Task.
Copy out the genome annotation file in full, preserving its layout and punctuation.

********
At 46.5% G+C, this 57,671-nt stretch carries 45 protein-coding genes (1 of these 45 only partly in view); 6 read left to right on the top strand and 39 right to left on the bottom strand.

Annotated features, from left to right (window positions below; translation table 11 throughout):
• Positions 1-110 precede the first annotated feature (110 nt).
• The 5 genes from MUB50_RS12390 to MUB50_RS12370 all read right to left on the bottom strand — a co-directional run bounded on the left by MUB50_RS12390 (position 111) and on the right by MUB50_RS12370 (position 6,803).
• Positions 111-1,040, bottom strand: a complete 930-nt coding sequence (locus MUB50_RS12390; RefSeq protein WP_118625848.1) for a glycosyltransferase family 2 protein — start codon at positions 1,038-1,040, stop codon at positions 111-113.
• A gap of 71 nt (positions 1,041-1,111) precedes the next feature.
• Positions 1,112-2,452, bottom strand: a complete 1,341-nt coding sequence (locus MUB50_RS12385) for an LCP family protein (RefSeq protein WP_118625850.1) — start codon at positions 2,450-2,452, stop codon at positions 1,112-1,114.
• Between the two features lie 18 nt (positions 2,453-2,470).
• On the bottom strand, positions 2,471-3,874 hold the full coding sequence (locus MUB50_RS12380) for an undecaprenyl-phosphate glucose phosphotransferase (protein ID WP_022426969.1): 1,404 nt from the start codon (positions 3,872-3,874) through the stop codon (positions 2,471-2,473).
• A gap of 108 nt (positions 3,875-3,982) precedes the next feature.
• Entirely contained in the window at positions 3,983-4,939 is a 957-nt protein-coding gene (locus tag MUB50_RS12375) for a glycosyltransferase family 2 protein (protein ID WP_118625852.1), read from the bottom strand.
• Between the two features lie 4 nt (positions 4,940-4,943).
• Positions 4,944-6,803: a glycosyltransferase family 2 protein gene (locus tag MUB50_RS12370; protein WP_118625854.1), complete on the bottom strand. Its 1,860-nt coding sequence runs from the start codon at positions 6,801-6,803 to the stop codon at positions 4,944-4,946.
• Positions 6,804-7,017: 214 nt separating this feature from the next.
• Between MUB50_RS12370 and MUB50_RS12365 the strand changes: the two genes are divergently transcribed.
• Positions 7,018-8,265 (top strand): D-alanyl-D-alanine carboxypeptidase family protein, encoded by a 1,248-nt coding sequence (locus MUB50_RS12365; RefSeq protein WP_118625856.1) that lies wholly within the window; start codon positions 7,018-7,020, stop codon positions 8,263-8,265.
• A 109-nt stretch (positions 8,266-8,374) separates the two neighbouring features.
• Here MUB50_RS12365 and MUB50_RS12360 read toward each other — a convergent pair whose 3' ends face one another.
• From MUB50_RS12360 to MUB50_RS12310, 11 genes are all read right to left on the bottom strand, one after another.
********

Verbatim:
At 46.5% G+C, this 57,671-nt stretch carries 45 protein-coding genes (1 of these 45 only partly in view); 6 read left to right on the top strand and 39 right to left on the bottom strand.

Annotated features, from left to right (window positions below; translation table 11 throughout):
• Positions 1-110 precede the first annotated feature (110 nt).
• The 5 genes from MUB50_RS12390 to MUB50_RS12370 all read right to left on the bottom strand — a co-directional run bounded on the left by MUB50_RS12390 (position 111) and on the right by MUB50_RS12370 (position 6,803).
• Positions 111-1,040, bottom strand: a complete 930-nt coding sequence (locus MUB50_RS12390; RefSeq protein WP_118625848.1) for a glycosyltransferase family 2 protein — start codon at positions 1,038-1,040, stop codon at positions 111-113.
• A gap of 71 nt (positions 1,041-1,111) precedes the next feature.
• Positions 1,112-2,452, bottom strand: a complete 1,341-nt coding sequence (locus MUB50_RS12385) for an LCP family protein (RefSeq protein WP_118625850.1) — start codon at positions 2,450-2,452, stop codon at positions 1,112-1,114.
• Between the two features lie 18 nt (positions 2,453-2,470).
• On the bottom strand, positions 2,471-3,874 hold the full coding sequence (locus MUB50_RS12380) for an undecaprenyl-phosphate glucose phosphotransferase (protein ID WP_022426969.1): 1,404 nt from the start codon (positions 3,872-3,874) through the stop codon (positions 2,471-2,473).
• A gap of 108 nt (positions 3,875-3,982) precedes the next feature.
• Entirely contained in the window at positions 3,983-4,939 is a 957-nt protein-coding gene (locus tag MUB50_RS12375) for a glycosyltransferase family 2 protein (protein ID WP_118625852.1), read from the bottom strand.
• Between the two features lie 4 nt (positions 4,940-4,943).
• Positions 4,944-6,803: a glycosyltransferase family 2 protein gene (locus tag MUB50_RS12370; protein WP_118625854.1), complete on the bottom strand. Its 1,860-nt coding sequence runs from the start codon at positions 6,801-6,803 to the stop codon at positions 4,944-4,946.
• Positions 6,804-7,017: 214 nt separating this feature from the next.
• Between MUB50_RS12370 and MUB50_RS12365 the strand changes: the two genes are divergently transcribed.
• Positions 7,018-8,265 (top strand): D-alanyl-D-alanine carboxypeptidase family protein, encoded by a 1,248-nt coding sequence (locus MUB50_RS12365; RefSeq protein WP_118625856.1) that lies wholly within the window; start codon positions 7,018-7,020, stop codon positions 8,263-8,265.
• A 109-nt stretch (positions 8,266-8,374) separates the two neighbouring features.
• Here MUB50_RS12365 and MUB50_RS12360 read toward each other — a convergent pair whose 3' ends face one another.
• From MUB50_RS12360 to MUB50_RS12310, 11 genes are all read right to left on the bottom strand, one after another.